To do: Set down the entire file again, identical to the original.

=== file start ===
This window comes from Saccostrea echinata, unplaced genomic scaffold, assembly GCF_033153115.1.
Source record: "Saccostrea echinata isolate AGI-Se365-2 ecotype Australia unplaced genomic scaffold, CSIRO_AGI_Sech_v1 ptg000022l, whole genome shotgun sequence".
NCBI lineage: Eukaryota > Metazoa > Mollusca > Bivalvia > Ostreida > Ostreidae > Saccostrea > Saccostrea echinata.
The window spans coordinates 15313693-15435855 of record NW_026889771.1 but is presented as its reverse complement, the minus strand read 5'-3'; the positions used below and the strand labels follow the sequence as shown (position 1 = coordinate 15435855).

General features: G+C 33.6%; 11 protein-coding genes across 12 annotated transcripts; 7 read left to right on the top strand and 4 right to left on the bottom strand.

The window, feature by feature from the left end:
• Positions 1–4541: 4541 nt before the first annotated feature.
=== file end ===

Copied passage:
This window comes from Saccostrea echinata, unplaced genomic scaffold, assembly GCF_033153115.1.
Source record: "Saccostrea echinata isolate AGI-Se365-2 ecotype Australia unplaced genomic scaffold, CSIRO_AGI_Sech_v1 ptg000022l, whole genome shotgun sequence".
NCBI lineage: Eukaryota > Metazoa > Mollusca > Bivalvia > Ostreida > Ostreidae > Saccostrea > Saccostrea echinata.
The window spans coordinates 15313693-15435855 of record NW_026889771.1 but is presented as its reverse complement, the minus strand read 5'-3'; the positions used below and the strand labels follow the sequence as shown (position 1 = coordinate 15435855).

General features: G+C 33.6%; 11 protein-coding genes across 12 annotated transcripts; 7 read left to right on the top strand and 4 right to left on the bottom strand.

The window, feature by feature from the left end:
• Positions 1–4541: 4541 nt before the first annotated feature.